Only A Lunatic Sues for $30

If you’ve ever received a payment as part of a large class action, you know that the individual payouts are often quite small; sometimes no more than a few dollars per class member.

Defenders of forced arbitration point to these small individual rewards as evidence that class actions provide minimal benefit, but should companies avoid liability just because their lawbreaking only hurts each customer a little bit?

The Pew folks surveyed 1,000 people about what they would do if they found out their bank had been charging them a fee for a service they didn’t sign up for, and which the bank’s customer service department could do nothing about.

The large majority (75%) of respondents said they would speak to a bank manager, but fewer than a quarter of people (23%) said they would consider taking legal action against the bank.

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When asked why someone might not pursue legal action against their bank in this situation, the three most popular choices indicated that consumers feel like suing a bank is probably going to be an expensive fruitless endeavor, with a majority of people saying it may not be worth the time and effort:
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As federal appeals court Judge Richard Posner opined in Carnegie v. Household Int’l, “only a lunatic or a fanatic sues for $30.”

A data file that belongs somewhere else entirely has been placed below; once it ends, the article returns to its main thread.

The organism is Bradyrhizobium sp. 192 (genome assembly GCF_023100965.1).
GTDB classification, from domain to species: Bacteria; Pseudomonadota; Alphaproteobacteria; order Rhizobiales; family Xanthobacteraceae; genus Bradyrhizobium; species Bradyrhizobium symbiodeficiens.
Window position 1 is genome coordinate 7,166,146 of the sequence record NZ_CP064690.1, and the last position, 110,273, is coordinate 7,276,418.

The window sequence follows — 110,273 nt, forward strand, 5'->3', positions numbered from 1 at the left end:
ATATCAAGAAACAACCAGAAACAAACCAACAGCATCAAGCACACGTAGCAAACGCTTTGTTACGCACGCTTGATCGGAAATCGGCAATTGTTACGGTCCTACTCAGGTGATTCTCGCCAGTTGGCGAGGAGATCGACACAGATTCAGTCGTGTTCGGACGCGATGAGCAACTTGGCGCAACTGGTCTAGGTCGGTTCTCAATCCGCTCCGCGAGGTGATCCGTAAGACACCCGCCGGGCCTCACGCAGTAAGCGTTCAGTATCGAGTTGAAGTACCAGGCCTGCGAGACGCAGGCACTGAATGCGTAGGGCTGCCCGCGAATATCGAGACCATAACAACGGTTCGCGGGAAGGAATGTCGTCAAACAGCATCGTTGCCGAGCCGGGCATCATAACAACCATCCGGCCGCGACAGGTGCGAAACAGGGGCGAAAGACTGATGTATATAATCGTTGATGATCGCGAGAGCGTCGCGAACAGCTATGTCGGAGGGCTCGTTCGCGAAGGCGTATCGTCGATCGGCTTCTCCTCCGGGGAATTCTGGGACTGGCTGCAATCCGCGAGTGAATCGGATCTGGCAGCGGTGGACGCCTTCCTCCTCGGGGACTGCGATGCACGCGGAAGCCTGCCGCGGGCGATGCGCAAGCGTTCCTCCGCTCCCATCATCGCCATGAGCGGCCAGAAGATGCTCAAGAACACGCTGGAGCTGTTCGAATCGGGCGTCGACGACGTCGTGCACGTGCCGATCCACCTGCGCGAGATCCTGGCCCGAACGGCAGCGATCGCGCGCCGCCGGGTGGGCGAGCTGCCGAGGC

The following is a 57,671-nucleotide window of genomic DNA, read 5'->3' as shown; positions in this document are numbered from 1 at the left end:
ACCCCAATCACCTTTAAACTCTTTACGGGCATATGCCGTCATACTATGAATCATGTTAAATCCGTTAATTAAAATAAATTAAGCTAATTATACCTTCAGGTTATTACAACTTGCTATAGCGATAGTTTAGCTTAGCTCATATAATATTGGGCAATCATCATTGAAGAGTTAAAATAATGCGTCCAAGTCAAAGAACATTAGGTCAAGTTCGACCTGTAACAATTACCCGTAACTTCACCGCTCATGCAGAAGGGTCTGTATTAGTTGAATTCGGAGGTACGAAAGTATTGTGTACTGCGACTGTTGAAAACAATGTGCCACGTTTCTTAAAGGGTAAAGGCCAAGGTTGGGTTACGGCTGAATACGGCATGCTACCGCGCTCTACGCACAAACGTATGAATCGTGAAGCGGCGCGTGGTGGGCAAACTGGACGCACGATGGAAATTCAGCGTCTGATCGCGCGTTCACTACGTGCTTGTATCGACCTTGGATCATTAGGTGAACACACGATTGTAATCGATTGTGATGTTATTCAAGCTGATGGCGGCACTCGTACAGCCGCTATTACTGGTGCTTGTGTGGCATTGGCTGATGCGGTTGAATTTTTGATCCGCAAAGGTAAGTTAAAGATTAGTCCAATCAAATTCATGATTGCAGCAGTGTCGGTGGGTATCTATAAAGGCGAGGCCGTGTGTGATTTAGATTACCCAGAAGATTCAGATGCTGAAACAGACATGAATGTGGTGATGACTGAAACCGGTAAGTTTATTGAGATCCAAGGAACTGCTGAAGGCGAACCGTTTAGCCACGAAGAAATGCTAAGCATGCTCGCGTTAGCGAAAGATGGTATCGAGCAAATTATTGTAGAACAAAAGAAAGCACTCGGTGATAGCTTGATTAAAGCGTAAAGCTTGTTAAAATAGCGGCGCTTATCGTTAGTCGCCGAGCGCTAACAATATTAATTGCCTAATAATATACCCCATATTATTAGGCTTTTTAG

All it takes for a successful class action is for one person willing to represent all similarly wronged customers, which is why banks and other companies want to preempt potentially massive lawsuits by requiring that customers sign away their rights as early as possible.

What The People Want

AT&T and other companies have argued that forced arbitration is really a benefit to consumers by expediting the dispute resolution process.

However, data from the Pew report indicates that Americans are decidedly not in favor of having their rights taken away from them, with 95% percent of respondents saying that disputes should at least be heard in a court of law, and 89% of people agreeing that consumers should be able to join their legal actions together in a class action.

Something We Can All Agree On

Additionally, support for retaining these legal options is nearly universal, with no significant statistical difference based on age, gender, race, income, education, or even political affiliation:

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Change May Be Coming

In May, the Consumer Financial Protection Bureau completed its Congressionally mandated, multi-year investigation into forced arbitration clauses and released a draft of new rules that would not forbid arbitration agreements in financial contracts, but would bar them from being used to prohibit class actions.

The rules have received support from consumer advocates, law professors, and more than 100 members of Congress.

Yet some in Congress are attempting to scuttle the rules, with the House recently passing an appropriations bill that would effectively force the CFPB to redo all of its work on arbitration before it can enforce any new rules on the issue.